Hitting the ground running with Caminao is meant to be easy as it relies on
a well-founded modeling paradigm (Stanford Symbolic Systems Program) and a solid and well established reference framework (Zachman’s).
Secured by these foundations, teams could carry on with agile and MBSE development models, helped, if and when necessary, by a comprehensive and consistent documentation freely available online.
Symbolic Systems Paradigm
The Stanford Symbolic System Program (SSP) is built on clear and incontrovertible evidence: the purpose of computer systems is to manage the symbolic counterparts (aka surrogates) of business objects and activities. Based on that understanding, enterprise architectures can be wholly and consistently defined by maps (the models) and territories (relevant business objects and activities and their symbolic counterparts in systems).
That paradigm is at the same time straightforward and aligned with the formal distinction between extensional and intensional representations, the former for requirements analysis (descriptive models), the latter for systems design (prescriptive models).
Given its clarity of purpose and concepts, the Zachman Framework is arguably a reference of choice; its core is defined by six columns and five lines, each of them associated with well known concepts:
Yet, the table arrangement comes with some discrepancies:
- Lines mix architectures artifacts (2-4) with contexts (1) and instances (5).
- Columns mix capabilities (1-5) with objectives (6).
While keeping the semantics intact, Caminao rearranges the artifacts lines into pentagons:
That simple transformation significantly improves the transparency of enterprise architectures while bringing a new light on dependencies set across layers and capabilities. As it happens, and not by chance, it neatly fits with the Pagoda architecture blueprint.
Digital Transformation & The Pagoda Blueprint
The generalization of digitical environments bears out the Symbolic System modeling paradigm: to stay competitive, enterprises have to manage a relevant, accurate, and up-to-date symbolic representation of their business context and concerns. On that account, consequences go well beyond a shallow transformation of business processes and call for an in-depth transformation of enterprise architectures that should put the focus on their capacity to refine business data flows into information assets supporting knowledge management and decision-making:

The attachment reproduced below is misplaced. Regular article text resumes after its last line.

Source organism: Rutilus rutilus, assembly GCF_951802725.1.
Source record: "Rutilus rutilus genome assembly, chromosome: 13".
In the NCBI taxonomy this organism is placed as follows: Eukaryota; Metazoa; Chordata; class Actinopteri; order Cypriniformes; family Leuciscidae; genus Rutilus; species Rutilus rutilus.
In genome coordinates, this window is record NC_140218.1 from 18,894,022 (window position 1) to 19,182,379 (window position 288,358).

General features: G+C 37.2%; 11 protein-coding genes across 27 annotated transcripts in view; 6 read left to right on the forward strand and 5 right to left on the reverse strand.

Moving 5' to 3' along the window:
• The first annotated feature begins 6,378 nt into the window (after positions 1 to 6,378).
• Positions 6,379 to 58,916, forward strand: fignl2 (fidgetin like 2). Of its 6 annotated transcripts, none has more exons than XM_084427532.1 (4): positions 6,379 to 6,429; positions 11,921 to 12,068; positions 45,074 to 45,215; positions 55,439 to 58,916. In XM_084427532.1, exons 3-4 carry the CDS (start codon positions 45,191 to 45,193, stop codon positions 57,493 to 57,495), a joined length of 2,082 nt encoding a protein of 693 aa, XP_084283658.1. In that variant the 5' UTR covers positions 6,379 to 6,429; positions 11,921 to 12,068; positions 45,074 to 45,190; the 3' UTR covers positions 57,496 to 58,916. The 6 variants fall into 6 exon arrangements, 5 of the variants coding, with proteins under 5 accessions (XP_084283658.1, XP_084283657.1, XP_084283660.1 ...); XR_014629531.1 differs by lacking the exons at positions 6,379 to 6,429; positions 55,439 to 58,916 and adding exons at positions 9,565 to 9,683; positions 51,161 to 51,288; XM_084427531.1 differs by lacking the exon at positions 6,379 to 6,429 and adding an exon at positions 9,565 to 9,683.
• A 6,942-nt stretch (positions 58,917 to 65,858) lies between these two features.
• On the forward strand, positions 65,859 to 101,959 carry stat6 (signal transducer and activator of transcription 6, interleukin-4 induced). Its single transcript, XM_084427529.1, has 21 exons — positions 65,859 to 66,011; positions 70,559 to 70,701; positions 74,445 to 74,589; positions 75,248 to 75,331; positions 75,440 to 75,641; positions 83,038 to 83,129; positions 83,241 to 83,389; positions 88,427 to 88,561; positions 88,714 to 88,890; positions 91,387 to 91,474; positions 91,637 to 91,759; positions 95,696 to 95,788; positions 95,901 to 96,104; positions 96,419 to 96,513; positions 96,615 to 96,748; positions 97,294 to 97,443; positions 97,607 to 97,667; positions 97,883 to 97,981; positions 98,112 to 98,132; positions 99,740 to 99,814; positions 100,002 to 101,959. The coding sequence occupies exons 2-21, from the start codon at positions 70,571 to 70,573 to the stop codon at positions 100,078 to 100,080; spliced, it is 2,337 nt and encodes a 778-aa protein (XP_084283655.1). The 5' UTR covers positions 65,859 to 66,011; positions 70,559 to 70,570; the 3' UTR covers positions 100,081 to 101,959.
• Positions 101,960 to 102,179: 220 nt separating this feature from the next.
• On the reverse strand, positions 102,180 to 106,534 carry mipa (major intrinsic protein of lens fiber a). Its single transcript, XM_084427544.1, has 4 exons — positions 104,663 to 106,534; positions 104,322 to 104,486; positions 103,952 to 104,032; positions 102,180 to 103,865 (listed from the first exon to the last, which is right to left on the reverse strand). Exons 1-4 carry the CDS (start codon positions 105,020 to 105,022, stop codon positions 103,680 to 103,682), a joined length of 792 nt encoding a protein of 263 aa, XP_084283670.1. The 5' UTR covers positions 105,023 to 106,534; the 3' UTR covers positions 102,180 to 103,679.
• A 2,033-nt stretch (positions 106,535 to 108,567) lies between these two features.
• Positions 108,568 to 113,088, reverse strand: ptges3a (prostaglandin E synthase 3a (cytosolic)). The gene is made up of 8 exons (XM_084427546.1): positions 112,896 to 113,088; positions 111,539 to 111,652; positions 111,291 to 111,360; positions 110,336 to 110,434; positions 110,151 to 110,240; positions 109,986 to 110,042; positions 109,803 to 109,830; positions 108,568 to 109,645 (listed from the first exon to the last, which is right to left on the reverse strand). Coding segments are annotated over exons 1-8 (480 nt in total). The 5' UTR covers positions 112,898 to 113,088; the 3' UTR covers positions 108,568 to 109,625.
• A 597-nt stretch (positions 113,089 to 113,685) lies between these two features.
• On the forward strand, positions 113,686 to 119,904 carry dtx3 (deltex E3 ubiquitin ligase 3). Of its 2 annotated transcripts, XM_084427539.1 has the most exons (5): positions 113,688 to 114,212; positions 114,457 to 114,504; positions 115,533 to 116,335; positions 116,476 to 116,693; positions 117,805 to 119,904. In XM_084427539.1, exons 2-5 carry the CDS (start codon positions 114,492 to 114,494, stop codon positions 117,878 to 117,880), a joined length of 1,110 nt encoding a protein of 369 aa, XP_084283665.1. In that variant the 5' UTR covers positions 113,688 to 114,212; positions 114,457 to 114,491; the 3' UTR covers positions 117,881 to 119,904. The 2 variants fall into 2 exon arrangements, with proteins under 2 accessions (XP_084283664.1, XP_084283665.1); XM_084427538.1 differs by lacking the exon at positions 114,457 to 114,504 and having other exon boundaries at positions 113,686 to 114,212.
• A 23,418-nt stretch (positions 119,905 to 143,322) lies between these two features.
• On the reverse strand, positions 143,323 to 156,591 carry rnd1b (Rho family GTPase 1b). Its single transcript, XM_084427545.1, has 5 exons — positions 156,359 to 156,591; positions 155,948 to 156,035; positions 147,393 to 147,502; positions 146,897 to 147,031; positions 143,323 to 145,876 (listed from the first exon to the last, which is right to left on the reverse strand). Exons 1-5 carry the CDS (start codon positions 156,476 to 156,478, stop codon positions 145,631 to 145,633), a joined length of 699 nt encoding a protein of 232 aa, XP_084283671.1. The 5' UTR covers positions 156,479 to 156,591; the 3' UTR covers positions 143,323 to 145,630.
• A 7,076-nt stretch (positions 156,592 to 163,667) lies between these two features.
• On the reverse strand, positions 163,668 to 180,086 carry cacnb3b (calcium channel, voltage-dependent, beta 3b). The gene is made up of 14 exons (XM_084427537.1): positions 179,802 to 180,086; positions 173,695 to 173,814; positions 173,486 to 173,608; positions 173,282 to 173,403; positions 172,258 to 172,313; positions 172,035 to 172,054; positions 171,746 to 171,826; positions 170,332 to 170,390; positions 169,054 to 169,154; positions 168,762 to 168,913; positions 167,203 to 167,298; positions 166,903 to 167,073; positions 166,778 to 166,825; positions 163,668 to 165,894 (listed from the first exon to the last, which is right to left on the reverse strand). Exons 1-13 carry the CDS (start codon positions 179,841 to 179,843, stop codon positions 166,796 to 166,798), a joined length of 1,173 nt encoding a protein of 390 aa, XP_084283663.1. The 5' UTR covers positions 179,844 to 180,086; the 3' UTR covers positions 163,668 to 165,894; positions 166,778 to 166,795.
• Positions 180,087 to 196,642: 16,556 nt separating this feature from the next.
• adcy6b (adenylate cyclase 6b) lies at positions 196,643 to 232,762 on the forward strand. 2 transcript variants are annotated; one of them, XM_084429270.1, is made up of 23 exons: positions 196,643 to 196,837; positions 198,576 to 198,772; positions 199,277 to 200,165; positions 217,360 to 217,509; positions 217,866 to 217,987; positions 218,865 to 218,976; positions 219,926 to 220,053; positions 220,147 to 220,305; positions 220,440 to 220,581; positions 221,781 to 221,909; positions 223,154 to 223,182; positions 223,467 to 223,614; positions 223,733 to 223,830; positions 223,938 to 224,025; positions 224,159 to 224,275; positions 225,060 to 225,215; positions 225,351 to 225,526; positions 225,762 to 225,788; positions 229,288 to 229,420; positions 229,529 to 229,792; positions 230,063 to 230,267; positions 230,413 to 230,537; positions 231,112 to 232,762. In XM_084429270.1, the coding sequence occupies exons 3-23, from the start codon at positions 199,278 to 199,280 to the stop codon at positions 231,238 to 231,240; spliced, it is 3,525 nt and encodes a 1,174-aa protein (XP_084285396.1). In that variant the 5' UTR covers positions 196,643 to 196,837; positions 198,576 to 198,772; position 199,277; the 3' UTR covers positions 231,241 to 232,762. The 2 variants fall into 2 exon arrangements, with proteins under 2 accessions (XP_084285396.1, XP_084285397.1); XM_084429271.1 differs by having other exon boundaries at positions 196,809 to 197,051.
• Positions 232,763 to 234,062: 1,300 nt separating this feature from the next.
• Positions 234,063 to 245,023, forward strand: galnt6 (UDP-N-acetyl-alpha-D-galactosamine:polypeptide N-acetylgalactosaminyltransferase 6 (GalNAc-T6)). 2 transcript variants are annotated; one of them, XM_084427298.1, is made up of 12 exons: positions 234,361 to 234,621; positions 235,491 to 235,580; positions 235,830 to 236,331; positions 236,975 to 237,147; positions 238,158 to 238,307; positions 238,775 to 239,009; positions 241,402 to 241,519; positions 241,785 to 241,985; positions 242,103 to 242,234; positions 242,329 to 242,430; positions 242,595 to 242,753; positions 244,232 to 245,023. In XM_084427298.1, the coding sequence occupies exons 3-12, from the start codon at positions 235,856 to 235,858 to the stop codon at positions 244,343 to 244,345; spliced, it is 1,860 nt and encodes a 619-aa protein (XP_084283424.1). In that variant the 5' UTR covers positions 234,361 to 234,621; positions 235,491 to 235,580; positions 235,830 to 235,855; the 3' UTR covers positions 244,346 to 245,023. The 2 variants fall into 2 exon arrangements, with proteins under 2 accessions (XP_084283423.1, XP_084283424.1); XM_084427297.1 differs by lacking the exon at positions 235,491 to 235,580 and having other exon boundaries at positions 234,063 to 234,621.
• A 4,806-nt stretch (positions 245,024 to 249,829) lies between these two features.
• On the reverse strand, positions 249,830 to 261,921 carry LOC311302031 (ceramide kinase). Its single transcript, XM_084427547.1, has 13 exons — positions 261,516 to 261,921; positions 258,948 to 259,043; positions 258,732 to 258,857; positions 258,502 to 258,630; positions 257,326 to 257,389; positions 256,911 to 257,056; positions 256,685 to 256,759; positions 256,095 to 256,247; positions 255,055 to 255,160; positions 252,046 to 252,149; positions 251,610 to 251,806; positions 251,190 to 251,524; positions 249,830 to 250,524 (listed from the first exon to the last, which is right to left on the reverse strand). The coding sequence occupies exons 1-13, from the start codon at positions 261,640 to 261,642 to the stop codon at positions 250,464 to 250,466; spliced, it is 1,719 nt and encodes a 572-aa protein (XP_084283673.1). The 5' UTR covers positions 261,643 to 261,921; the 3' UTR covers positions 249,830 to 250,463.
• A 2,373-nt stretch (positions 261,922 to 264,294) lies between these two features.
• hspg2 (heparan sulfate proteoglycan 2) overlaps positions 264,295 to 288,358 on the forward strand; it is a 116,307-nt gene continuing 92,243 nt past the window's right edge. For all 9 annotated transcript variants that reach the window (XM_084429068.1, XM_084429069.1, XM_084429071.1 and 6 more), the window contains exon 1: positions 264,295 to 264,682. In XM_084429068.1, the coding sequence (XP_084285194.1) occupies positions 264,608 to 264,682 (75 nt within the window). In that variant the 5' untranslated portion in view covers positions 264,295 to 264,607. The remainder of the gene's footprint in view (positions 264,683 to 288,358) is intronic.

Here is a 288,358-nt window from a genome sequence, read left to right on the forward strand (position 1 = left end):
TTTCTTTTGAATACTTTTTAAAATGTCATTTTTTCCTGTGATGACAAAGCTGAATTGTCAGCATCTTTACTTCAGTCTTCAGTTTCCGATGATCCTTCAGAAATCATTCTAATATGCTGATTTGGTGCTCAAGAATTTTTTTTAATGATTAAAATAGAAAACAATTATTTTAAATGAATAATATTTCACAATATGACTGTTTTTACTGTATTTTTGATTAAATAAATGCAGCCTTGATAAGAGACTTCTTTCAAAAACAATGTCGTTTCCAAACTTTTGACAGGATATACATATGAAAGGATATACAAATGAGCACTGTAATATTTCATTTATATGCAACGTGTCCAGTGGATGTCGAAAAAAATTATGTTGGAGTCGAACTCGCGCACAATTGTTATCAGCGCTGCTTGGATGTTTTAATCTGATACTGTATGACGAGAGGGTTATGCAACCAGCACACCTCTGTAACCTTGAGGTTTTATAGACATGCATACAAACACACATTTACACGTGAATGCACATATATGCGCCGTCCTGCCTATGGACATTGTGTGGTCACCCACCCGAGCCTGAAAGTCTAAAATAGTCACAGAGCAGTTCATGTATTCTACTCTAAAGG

- Ubiquitous, massive, and unrelentig digitized business flows cannot be dealt with lest a clear distinction is maintained between raw data acquired across platforms and the information (previously data) models ensuring the continuity and consistency of systems.
- Once structured and refined, business data flows must be blended with information models sustaining systems functionalities.
- A comprehensive and business driven integration of organization and knowldege could then support strategic and operational decision-making at enterprise level.
Such an information backbone set across architecture layers tallies with the Pagoda architecture blueprint well known for its resilience and adaptability in unsettled environments.
That blueprint can be much more than metaphoric: applied to enterprise architectures it would greatly enhance the traceability of transformations induced by digital environments.
Proceed With Agile & MBSE
Once set on track with a reliable paradigm and a clear reference framework, teams can carry on with their choice of development models:
- Agile schemes for business driven applications for which conditions of shared ownership and continuous delivery can be met.
- Phased schemes for architecture developments set across business processes.
Whatever the development methods, the modeling paradigm will put enterprise architecture and projects management on a principled basis, and the framework will significantly enhance their integration.
- What to Expect from a Framework
- Frameworks: How to Avoid Quagmires
- Thread: Enterprise Architecture
- Enterprise Architectures & Separation of Concerns
- Where to Begin with EA
- EA: The Matter of Layers
- EA: Maps & Territories
- EA: Work Units & Workflows
- EA: Legacy & Latency
- Ontologies & Enterprise Architecture
- EA Frameworks: Non Negotiable Features
- Enterprise Governance & Knowledge
- Squaring EA Governance
- EA Documentation: Taking Words for Systems
- Governance, Regulations & Risks